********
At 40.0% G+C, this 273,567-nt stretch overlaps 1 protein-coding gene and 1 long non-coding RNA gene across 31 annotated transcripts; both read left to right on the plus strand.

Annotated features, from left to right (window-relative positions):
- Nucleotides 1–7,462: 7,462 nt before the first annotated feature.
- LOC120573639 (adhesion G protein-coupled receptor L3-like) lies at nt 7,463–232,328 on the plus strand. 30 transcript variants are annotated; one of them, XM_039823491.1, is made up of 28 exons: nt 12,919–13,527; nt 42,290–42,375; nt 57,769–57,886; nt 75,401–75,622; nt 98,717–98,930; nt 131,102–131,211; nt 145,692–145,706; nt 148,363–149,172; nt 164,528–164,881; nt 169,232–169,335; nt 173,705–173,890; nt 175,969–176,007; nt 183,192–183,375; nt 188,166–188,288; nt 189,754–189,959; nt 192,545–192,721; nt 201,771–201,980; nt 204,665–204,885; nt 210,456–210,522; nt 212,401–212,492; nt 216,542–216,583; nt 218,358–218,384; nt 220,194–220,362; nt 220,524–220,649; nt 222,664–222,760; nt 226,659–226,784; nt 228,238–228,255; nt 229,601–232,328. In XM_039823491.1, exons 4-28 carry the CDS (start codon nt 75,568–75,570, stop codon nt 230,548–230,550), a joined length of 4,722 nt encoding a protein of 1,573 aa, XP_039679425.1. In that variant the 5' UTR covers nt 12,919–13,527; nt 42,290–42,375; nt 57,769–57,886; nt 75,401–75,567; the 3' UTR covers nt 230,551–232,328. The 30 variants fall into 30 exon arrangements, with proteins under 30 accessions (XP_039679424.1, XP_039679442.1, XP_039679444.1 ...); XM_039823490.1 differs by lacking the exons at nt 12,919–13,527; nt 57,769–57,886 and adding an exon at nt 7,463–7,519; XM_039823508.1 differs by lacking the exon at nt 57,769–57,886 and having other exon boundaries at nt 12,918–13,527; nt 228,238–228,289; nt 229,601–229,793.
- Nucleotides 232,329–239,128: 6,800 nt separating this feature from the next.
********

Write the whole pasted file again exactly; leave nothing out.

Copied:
At 40.0% G+C, this 273,567-nt stretch overlaps 1 protein-coding gene and 1 long non-coding RNA gene across 31 annotated transcripts; both read left to right on the plus strand.

Annotated features, from left to right (window-relative positions):
- Nucleotides 1–7,462: 7,462 nt before the first annotated feature.
- LOC120573639 (adhesion G protein-coupled receptor L3-like) lies at nt 7,463–232,328 on the plus strand. 30 transcript variants are annotated; one of them, XM_039823491.1, is made up of 28 exons: nt 12,919–13,527; nt 42,290–42,375; nt 57,769–57,886; nt 75,401–75,622; nt 98,717–98,930; nt 131,102–131,211; nt 145,692–145,706; nt 148,363–149,172; nt 164,528–164,881; nt 169,232–169,335; nt 173,705–173,890; nt 175,969–176,007; nt 183,192–183,375; nt 188,166–188,288; nt 189,754–189,959; nt 192,545–192,721; nt 201,771–201,980; nt 204,665–204,885; nt 210,456–210,522; nt 212,401–212,492; nt 216,542–216,583; nt 218,358–218,384; nt 220,194–220,362; nt 220,524–220,649; nt 222,664–222,760; nt 226,659–226,784; nt 228,238–228,255; nt 229,601–232,328. In XM_039823491.1, exons 4-28 carry the CDS (start codon nt 75,568–75,570, stop codon nt 230,548–230,550), a joined length of 4,722 nt encoding a protein of 1,573 aa, XP_039679425.1. In that variant the 5' UTR covers nt 12,919–13,527; nt 42,290–42,375; nt 57,769–57,886; nt 75,401–75,567; the 3' UTR covers nt 230,551–232,328. The 30 variants fall into 30 exon arrangements, with proteins under 30 accessions (XP_039679424.1, XP_039679442.1, XP_039679444.1 ...); XM_039823490.1 differs by lacking the exons at nt 12,919–13,527; nt 57,769–57,886 and adding an exon at nt 7,463–7,519; XM_039823508.1 differs by lacking the exon at nt 57,769–57,886 and having other exon boundaries at nt 12,918–13,527; nt 228,238–228,289; nt 229,601–229,793.
- Nucleotides 232,329–239,128: 6,800 nt separating this feature from the next.